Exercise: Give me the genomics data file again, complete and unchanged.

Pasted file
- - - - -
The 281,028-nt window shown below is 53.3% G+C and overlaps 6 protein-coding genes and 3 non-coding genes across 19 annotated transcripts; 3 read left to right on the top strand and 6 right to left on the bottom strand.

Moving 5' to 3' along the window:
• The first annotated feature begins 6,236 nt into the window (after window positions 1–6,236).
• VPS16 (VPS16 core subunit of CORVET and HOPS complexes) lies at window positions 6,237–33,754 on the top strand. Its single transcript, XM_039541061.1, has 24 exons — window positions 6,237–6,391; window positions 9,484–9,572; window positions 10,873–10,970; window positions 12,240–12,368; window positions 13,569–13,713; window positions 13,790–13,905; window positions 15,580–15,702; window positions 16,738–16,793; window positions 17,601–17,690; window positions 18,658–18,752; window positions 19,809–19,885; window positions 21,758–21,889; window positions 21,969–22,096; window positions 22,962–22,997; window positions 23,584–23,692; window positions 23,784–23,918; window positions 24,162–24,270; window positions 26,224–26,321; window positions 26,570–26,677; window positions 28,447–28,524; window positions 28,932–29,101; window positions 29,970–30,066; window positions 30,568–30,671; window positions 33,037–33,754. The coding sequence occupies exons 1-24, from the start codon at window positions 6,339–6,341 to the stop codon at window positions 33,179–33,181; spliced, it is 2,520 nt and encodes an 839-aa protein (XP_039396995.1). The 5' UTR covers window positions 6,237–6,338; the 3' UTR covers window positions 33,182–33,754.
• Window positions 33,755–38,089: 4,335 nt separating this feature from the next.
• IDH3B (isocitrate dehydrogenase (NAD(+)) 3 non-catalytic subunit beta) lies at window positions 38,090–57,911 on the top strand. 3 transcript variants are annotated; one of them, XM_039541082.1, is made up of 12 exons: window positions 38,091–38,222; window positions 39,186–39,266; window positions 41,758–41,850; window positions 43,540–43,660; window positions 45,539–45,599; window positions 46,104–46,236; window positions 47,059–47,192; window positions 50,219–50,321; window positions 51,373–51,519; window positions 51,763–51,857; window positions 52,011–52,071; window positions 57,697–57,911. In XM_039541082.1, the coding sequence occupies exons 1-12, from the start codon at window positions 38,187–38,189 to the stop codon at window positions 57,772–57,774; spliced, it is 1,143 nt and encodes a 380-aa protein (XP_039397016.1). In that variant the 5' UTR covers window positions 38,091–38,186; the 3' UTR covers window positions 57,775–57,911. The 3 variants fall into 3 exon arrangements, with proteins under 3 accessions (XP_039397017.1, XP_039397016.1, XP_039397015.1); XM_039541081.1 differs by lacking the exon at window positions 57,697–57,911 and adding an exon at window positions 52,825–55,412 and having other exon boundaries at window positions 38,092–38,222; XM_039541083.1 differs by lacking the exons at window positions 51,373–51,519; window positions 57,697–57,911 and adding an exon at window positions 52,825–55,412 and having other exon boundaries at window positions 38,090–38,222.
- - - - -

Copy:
The 281,028-nt window shown below is 53.3% G+C and overlaps 6 protein-coding genes and 3 non-coding genes across 19 annotated transcripts; 3 read left to right on the top strand and 6 right to left on the bottom strand.

Moving 5' to 3' along the window:
• The first annotated feature begins 6,236 nt into the window (after window positions 1–6,236).
• VPS16 (VPS16 core subunit of CORVET and HOPS complexes) lies at window positions 6,237–33,754 on the top strand. Its single transcript, XM_039541061.1, has 24 exons — window positions 6,237–6,391; window positions 9,484–9,572; window positions 10,873–10,970; window positions 12,240–12,368; window positions 13,569–13,713; window positions 13,790–13,905; window positions 15,580–15,702; window positions 16,738–16,793; window positions 17,601–17,690; window positions 18,658–18,752; window positions 19,809–19,885; window positions 21,758–21,889; window positions 21,969–22,096; window positions 22,962–22,997; window positions 23,584–23,692; window positions 23,784–23,918; window positions 24,162–24,270; window positions 26,224–26,321; window positions 26,570–26,677; window positions 28,447–28,524; window positions 28,932–29,101; window positions 29,970–30,066; window positions 30,568–30,671; window positions 33,037–33,754. The coding sequence occupies exons 1-24, from the start codon at window positions 6,339–6,341 to the stop codon at window positions 33,179–33,181; spliced, it is 2,520 nt and encodes an 839-aa protein (XP_039396995.1). The 5' UTR covers window positions 6,237–6,338; the 3' UTR covers window positions 33,182–33,754.
• Window positions 33,755–38,089: 4,335 nt separating this feature from the next.
• IDH3B (isocitrate dehydrogenase (NAD(+)) 3 non-catalytic subunit beta) lies at window positions 38,090–57,911 on the top strand. 3 transcript variants are annotated; one of them, XM_039541082.1, is made up of 12 exons: window positions 38,091–38,222; window positions 39,186–39,266; window positions 41,758–41,850; window positions 43,540–43,660; window positions 45,539–45,599; window positions 46,104–46,236; window positions 47,059–47,192; window positions 50,219–50,321; window positions 51,373–51,519; window positions 51,763–51,857; window positions 52,011–52,071; window positions 57,697–57,911. In XM_039541082.1, the coding sequence occupies exons 1-12, from the start codon at window positions 38,187–38,189 to the stop codon at window positions 57,772–57,774; spliced, it is 1,143 nt and encodes a 380-aa protein (XP_039397016.1). In that variant the 5' UTR covers window positions 38,091–38,186; the 3' UTR covers window positions 57,775–57,911. The 3 variants fall into 3 exon arrangements, with proteins under 3 accessions (XP_039397017.1, XP_039397016.1, XP_039397015.1); XM_039541081.1 differs by lacking the exon at window positions 57,697–57,911 and adding an exon at window positions 52,825–55,412 and having other exon boundaries at window positions 38,092–38,222; XM_039541083.1 differs by lacking the exons at window positions 51,373–51,519; window positions 57,697–57,911 and adding an exon at window positions 52,825–55,412 and having other exon boundaries at window positions 38,090–38,222.